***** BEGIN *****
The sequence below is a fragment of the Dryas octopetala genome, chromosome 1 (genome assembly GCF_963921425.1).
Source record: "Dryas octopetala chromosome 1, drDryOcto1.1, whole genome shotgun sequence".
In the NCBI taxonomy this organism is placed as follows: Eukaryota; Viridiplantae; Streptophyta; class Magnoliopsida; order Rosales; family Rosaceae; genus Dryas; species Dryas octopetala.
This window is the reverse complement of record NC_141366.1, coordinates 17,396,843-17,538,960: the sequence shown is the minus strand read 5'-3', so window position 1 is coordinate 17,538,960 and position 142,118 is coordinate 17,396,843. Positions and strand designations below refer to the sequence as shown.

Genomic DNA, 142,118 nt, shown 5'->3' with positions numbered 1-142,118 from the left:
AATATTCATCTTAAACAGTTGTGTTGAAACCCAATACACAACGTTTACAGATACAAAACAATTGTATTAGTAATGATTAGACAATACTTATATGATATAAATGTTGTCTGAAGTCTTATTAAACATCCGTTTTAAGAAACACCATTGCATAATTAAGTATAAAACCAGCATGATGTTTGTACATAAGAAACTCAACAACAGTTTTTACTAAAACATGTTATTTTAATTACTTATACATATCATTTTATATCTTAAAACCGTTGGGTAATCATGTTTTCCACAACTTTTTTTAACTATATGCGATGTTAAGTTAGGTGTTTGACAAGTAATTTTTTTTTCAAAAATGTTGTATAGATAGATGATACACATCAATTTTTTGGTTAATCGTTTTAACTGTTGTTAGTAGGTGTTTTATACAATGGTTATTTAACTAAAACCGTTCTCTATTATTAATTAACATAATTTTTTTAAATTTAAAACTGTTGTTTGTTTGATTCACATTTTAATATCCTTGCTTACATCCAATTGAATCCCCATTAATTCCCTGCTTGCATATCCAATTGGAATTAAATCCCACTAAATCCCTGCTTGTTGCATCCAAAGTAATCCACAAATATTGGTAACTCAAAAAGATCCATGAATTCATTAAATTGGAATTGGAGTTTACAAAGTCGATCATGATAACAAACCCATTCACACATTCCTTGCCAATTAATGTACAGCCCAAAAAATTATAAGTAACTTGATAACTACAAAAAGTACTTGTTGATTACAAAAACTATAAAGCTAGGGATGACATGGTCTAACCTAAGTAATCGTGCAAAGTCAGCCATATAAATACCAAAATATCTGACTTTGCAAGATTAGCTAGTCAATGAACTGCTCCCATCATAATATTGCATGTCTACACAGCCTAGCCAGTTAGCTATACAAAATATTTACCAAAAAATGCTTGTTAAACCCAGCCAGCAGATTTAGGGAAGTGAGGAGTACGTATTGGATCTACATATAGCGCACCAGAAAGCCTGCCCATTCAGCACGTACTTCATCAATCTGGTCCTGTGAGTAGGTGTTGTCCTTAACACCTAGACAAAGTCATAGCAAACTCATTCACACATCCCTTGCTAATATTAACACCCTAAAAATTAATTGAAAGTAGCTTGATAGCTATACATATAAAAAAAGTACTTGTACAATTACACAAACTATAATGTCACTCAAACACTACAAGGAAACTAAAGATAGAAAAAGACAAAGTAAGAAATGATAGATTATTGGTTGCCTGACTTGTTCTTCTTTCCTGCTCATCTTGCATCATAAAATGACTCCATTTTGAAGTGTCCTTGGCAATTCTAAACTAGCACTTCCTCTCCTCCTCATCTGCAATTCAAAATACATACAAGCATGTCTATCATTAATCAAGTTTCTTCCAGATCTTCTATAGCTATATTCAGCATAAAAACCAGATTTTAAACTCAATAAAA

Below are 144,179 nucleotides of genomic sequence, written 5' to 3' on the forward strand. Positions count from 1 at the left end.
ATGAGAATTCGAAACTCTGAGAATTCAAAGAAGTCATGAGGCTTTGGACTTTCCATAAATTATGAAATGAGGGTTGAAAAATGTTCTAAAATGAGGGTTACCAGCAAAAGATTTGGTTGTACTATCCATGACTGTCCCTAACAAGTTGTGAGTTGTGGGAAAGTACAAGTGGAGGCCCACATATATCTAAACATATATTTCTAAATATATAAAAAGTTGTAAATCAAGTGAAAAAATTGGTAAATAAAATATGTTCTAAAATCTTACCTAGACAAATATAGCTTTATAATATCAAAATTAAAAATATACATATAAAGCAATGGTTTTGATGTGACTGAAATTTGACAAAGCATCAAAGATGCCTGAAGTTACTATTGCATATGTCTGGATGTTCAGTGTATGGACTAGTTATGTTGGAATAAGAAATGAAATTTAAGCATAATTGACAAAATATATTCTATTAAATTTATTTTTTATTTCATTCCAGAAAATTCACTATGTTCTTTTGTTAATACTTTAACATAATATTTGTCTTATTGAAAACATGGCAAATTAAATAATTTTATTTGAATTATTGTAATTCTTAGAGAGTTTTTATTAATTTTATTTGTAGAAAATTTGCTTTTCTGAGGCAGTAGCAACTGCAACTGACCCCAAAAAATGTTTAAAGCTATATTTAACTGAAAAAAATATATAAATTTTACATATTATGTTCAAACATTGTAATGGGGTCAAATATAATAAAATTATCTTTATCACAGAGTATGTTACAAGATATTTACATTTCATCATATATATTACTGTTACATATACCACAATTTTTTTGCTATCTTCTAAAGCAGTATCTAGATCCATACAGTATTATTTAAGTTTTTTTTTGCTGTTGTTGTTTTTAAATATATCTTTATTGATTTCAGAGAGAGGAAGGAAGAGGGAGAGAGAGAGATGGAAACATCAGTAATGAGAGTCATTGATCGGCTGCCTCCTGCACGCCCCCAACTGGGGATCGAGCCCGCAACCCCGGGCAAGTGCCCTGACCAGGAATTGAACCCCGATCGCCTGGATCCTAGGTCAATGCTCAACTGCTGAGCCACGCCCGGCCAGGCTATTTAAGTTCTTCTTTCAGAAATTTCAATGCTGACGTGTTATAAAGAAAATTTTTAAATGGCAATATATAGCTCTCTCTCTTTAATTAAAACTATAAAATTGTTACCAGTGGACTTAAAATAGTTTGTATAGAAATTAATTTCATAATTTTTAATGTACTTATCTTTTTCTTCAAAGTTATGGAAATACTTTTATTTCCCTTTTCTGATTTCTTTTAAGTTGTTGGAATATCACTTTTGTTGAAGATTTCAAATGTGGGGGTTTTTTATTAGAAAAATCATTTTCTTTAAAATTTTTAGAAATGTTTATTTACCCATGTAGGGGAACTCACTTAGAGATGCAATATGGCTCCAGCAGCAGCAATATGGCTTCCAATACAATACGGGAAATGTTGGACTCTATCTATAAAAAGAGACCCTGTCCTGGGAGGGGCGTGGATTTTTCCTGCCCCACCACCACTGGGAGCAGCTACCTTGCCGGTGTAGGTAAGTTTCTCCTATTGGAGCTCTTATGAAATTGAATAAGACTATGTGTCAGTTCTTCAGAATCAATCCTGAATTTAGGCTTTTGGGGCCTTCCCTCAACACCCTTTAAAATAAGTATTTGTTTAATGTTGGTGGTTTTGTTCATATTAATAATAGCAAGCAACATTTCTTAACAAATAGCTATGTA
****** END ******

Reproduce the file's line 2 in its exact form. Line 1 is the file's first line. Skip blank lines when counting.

Source record: "Dryas octopetala chromosome 1, drDryOcto1.1, whole genome shotgun sequence".